Plastic surgery encompasses both cosmetic surgery and reconstructive surgery and seeks to maximize both appearance and function, regardless of the initial presentation. Often a significant amount of overlap exists between the two and in 1999 the name of the specialty was changed from Plastic and Reconstructive Surgery simply to Plastic Surgery to reflect this.
Reconstructive surgery is performed on abnormal structures of the body, caused by congential defects, developmental abnormalities, trauma, infection, tumors or disease. It is generally performed to improve function, but may also be done to approximate or improve a normal appearance. Reconstructive surgery is generally covered by most health insurance policies although coverage for specific procedures and levels of coverage may vary greatly depending on the quality of the insurance.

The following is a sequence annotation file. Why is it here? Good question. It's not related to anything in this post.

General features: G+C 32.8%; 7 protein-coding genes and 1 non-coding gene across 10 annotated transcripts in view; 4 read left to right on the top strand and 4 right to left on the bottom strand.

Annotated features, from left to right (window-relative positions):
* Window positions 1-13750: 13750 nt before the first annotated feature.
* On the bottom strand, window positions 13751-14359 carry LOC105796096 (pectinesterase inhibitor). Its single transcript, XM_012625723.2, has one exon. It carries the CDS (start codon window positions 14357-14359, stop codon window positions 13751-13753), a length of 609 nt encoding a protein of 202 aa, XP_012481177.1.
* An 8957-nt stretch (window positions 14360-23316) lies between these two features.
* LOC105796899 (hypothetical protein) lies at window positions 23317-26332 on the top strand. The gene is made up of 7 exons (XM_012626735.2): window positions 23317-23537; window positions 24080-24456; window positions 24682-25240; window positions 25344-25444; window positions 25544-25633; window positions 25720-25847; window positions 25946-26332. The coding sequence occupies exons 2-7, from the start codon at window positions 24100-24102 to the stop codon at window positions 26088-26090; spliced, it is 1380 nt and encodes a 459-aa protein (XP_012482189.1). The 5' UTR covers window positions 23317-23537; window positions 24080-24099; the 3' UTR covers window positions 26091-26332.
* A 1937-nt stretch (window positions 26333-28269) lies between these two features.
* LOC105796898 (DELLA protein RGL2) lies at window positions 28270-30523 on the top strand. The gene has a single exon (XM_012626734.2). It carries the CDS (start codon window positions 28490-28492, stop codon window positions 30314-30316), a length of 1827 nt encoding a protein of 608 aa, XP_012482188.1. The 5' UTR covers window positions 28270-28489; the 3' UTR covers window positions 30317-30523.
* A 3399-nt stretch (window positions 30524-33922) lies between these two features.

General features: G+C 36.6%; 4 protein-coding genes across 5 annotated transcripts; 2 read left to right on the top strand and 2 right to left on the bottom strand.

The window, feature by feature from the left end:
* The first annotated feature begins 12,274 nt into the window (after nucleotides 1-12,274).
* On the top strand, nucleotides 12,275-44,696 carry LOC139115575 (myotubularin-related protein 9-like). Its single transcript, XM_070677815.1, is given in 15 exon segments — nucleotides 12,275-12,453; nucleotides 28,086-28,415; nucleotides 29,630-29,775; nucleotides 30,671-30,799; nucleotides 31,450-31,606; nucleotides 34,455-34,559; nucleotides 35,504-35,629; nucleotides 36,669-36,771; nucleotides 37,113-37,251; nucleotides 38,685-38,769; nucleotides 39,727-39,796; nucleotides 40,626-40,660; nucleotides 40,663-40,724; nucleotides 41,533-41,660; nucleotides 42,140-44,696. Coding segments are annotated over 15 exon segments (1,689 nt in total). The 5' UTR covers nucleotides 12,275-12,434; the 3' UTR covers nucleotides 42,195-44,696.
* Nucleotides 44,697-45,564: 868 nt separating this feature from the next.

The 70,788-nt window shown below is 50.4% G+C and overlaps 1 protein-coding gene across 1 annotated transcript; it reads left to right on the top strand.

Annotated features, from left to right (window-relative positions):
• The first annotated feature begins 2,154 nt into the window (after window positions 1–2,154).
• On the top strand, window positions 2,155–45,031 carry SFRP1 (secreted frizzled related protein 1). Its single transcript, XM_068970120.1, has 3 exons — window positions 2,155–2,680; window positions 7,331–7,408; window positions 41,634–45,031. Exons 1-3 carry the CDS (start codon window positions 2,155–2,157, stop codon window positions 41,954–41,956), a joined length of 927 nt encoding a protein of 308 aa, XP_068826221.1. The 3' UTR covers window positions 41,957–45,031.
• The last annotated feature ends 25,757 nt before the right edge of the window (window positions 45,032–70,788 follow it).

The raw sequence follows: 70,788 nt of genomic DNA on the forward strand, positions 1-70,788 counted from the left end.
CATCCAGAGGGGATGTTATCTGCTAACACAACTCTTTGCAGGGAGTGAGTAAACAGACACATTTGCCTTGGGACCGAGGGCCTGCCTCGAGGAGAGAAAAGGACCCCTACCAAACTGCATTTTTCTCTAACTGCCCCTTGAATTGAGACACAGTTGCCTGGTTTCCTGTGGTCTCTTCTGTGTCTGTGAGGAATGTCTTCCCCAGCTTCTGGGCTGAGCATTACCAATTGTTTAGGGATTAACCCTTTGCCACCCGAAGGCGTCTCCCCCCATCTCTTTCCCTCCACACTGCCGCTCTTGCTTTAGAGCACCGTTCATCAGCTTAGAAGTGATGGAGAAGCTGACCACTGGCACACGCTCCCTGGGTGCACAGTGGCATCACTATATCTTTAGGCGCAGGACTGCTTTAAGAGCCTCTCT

Cosmetic surgery is performed to reshape normal structures of the body, usually to improve form and appearance. Cosmetic surgery typically is not covered by health insurance.
There are a number of “gray areas” in coverage for plastic surgery that sometimes require special consideration by an insurance carrier. These areas usually involved surgical operations which may be reconstructive or cosmetic, depending on each patient’s situation. For example, eyelid surgery (blepharoplasty) – a procedure normally performed to achieve cosmetic improvement may be covered if the eyelids are drooping severely and obscuring a patient’s vision.